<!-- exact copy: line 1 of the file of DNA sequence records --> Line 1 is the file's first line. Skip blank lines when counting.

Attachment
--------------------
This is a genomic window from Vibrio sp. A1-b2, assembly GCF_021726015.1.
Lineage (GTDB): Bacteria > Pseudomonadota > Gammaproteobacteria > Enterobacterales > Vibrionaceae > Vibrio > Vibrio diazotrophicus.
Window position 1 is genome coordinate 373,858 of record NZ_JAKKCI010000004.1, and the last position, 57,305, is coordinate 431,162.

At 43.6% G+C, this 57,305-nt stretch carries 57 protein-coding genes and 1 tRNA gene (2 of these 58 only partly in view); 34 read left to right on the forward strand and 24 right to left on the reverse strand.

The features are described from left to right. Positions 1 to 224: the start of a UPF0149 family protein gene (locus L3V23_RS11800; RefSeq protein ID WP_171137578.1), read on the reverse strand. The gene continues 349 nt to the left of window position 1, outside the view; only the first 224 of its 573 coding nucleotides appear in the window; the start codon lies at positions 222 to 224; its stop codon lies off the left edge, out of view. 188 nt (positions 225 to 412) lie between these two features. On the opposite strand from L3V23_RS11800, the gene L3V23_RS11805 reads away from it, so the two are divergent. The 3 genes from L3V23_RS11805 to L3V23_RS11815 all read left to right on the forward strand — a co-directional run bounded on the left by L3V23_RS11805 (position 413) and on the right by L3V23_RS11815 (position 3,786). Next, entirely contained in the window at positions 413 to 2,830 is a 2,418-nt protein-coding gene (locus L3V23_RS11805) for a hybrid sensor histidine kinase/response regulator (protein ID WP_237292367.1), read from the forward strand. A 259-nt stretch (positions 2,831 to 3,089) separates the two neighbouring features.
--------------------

This is a genomic window from Vibrio sp. A1-b2, assembly GCF_021726015.1.